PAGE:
World Series of Poker Europe

Making the Transition from Pot Limit to Limit, Part One

Making the Transition from Pot Limit to Limit, Part One 0001

Recently, I have been traveling the world...literally. Of note to the poker community, I visited Las Vegas (and other American cities) before traveling to continental Europe. Coming from a poker community where limit constitutes the vast majority of games, I felt at home in Vegas because virtually all the games are limit. Sure, there are some no limit games on offer and pot limit games if you look hard enough. But poker is largely limit in Vegas.

Once I entered the European poker scene, I realised that the majority of casinos (and/or poker clubs) play pot limit. Many limit players I know who made the transition to pot limit couldn't be happier for two reasons. First, if you win a big pot in a pot limit game, you really win a BIG pot because you managed to force a player to commit the majority of his stack with the second best hand. The problem, of course, is that the situation needs to be just right in pot limit for this to occur and in many cases, the player who is behind when all the money goes in usually has outs.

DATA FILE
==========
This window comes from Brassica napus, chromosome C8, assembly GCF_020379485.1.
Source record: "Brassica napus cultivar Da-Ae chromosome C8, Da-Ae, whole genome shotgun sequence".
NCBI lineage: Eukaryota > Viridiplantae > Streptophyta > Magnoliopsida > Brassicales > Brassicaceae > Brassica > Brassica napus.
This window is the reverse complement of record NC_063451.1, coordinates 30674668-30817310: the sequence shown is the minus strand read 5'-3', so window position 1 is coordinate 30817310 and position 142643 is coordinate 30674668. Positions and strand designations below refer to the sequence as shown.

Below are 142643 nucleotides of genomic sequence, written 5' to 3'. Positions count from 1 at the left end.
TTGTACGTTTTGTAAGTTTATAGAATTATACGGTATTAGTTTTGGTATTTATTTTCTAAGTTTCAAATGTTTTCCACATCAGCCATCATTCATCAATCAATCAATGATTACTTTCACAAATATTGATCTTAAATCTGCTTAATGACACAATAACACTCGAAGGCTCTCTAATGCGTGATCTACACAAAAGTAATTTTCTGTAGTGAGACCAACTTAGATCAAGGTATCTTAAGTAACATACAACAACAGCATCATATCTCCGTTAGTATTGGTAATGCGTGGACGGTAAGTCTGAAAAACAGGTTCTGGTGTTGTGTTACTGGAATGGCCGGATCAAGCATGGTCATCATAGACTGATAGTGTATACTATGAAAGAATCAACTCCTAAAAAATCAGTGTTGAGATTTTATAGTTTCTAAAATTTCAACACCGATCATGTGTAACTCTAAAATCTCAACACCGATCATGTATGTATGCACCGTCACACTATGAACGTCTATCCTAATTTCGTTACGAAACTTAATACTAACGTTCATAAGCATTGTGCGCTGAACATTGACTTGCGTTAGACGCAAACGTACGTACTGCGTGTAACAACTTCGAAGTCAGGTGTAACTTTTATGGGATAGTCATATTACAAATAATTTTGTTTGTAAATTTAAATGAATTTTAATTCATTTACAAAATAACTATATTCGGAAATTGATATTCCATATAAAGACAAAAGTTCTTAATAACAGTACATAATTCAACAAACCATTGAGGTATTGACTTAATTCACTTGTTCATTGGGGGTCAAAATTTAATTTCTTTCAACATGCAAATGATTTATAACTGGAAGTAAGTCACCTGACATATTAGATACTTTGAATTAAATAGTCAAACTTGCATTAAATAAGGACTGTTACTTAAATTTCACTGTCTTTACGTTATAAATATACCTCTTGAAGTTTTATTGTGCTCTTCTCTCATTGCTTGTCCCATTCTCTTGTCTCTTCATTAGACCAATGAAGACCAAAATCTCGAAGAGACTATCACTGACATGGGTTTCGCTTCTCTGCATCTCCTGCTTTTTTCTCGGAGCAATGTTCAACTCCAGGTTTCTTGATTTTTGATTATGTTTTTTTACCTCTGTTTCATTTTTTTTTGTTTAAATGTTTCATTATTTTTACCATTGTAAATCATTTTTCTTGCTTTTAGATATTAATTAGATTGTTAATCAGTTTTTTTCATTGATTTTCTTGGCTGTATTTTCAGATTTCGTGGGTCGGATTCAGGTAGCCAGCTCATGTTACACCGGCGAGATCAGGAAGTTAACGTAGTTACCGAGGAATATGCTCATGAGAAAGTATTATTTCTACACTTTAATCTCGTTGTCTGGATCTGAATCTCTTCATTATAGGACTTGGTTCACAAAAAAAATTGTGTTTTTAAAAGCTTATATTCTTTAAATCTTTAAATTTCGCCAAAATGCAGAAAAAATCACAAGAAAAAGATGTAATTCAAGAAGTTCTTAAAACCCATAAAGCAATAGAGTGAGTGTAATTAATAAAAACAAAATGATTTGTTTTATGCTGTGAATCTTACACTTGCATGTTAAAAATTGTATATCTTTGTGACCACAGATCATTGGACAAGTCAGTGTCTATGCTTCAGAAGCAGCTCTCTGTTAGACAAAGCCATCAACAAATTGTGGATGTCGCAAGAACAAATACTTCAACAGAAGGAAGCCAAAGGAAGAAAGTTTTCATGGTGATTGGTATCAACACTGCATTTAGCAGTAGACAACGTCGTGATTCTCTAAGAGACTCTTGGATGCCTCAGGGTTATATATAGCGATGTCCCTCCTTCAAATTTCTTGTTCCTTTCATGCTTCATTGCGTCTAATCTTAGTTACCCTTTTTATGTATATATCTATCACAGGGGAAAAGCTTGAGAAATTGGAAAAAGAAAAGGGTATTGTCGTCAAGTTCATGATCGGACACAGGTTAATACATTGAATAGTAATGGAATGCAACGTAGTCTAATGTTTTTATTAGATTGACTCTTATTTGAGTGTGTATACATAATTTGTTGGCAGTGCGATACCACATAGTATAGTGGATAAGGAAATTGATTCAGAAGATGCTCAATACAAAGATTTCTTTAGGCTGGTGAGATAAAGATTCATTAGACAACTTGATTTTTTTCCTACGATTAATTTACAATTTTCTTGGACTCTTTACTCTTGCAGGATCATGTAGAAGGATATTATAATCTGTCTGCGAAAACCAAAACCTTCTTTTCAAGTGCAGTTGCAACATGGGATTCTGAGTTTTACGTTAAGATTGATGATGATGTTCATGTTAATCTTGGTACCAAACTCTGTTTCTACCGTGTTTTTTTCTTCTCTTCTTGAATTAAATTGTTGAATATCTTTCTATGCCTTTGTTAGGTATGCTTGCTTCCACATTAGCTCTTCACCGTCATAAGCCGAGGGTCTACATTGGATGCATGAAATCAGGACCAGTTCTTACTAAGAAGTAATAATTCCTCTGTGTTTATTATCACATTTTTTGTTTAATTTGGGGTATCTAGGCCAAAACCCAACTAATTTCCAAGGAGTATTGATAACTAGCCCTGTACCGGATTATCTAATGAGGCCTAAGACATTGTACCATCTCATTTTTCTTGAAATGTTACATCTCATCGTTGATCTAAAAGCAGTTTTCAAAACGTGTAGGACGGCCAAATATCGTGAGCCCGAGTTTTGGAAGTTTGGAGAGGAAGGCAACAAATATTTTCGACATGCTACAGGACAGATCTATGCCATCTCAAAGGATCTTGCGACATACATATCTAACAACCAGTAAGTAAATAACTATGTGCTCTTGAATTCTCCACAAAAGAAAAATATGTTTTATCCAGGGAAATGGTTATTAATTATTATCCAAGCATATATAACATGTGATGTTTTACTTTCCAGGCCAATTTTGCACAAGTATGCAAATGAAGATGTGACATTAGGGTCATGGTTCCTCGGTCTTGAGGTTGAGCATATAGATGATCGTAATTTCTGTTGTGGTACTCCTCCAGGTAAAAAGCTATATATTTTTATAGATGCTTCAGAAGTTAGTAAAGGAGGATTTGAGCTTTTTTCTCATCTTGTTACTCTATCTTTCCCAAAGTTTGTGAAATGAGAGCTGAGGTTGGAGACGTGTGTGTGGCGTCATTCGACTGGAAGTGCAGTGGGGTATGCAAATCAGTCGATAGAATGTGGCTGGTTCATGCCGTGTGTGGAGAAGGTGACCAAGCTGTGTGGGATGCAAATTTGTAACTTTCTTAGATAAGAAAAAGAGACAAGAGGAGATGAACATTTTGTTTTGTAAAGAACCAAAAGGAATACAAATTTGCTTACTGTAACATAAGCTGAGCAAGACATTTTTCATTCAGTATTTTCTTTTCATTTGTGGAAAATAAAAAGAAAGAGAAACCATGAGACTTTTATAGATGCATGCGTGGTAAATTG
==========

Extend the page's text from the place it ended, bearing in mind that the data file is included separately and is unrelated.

The second reason people who have made the transition like pot limit is because of the "protection" factor. If you have AK on a flop of Ah-9h-5d and your opponent has Jh-10h, you may get one call from him on the flop, but if the turn doesn't help, you can bet large enough to force him out of the pot - and every now and again, you are forcing him to fold when the river is a heart. As a result, you can make some money preflop and on the flop, but protect your vulnerable hand on the turn by make a substantial bet that your opponent cannot call. The obvious advantage is that your 'win rate' is higher. That is, AK may win 70%-80% of the time in a pot limit game when you flop an ace because you can force draws out with a large bet. But if you couldn't force those draws out of the pot, it would only win 60% of the time.